On this topic, I came across a fascinating chart, courtesy of a Twitter account I follow called @macrocharts.
It pointed out that 2020 is currently the sixth most volatile year in history, with 61 days of at least 1% daily market moves. Of all the volatile years in the study, the average was 129 days of 1% daily fluctuations.
In other words, the craziness of 2020 isn’t over yet. There’s still a long way to go.
This type of volatility can cause a lot of stress if you’re managing your superannuation account or general investment portfolio.
If you don’t have some sort of system in place, the volatility will have a large emotional and financial impact. That’s especially the case if you’re relatively new to the DIY investing game.
When it comes to using a ‘system’, I am a big believer in using the market to guide you. Personal opinions are a dime-a-dozen. But the market’s verdict is the only one that counts.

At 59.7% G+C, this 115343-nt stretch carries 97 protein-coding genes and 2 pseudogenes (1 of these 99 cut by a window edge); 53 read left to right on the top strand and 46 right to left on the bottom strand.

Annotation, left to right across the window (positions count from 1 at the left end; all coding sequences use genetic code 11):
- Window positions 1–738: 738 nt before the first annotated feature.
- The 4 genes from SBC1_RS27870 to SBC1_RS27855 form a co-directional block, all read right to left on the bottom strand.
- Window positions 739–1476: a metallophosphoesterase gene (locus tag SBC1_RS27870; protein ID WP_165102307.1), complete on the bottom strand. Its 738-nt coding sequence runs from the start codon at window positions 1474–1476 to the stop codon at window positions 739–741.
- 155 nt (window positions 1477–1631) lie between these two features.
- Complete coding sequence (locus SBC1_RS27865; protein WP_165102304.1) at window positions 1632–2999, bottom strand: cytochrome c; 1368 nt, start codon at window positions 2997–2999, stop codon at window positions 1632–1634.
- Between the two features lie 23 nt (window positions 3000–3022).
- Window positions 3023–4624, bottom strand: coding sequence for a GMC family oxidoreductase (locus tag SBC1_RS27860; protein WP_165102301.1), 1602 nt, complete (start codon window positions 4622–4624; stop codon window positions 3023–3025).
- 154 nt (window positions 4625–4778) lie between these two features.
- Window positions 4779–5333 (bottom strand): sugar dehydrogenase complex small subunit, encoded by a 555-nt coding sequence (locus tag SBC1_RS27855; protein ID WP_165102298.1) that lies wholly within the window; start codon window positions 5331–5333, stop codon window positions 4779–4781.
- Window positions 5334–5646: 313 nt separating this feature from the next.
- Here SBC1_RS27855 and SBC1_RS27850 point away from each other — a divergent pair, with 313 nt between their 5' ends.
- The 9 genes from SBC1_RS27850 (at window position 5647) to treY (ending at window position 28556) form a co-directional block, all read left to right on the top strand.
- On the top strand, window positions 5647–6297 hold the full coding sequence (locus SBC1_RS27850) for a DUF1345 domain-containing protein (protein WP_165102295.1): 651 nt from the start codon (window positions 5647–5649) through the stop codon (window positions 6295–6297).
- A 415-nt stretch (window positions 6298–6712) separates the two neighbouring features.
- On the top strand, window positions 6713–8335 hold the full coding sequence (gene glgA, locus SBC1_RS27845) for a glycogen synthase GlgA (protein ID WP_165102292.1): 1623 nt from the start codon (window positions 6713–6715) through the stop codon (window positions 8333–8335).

This is why I’m such a big fan of our Algo Trend Trader service. It’s on the ‘must read’ list for me, every Monday. It simply gives you the market’s verdict in 10 key indices and stocks. There is no ‘I think’. Just the facts.
In a highly uncertain and volatile market, a service like this is hugely valuable. Our readers think so too. Here’s a letter from an Algo Trend Trader subscriber that featured in this morning’s update:
‘Hi Tom and Woody. This is the service needed for these times. Reason — it’s entirely flexible no matter what is going on. And I can use the width of the yellow band to decide even when I think volatility is too great to trade at all. I have no doubt that there is complex research, maths and grunt of experience behind the graphs. But the way it’s presented is GOLD (good choice of band colour). With no long term market trend for buy and hold, no interest on cash holdings, (doesn’t mean this service replaces cash reserve holdings which should be carrying extra weight now anyway), this service allows me to take some calculated risk to try produce some gains with a portion of my investable funds. Thanks team. Enjoying the videos.’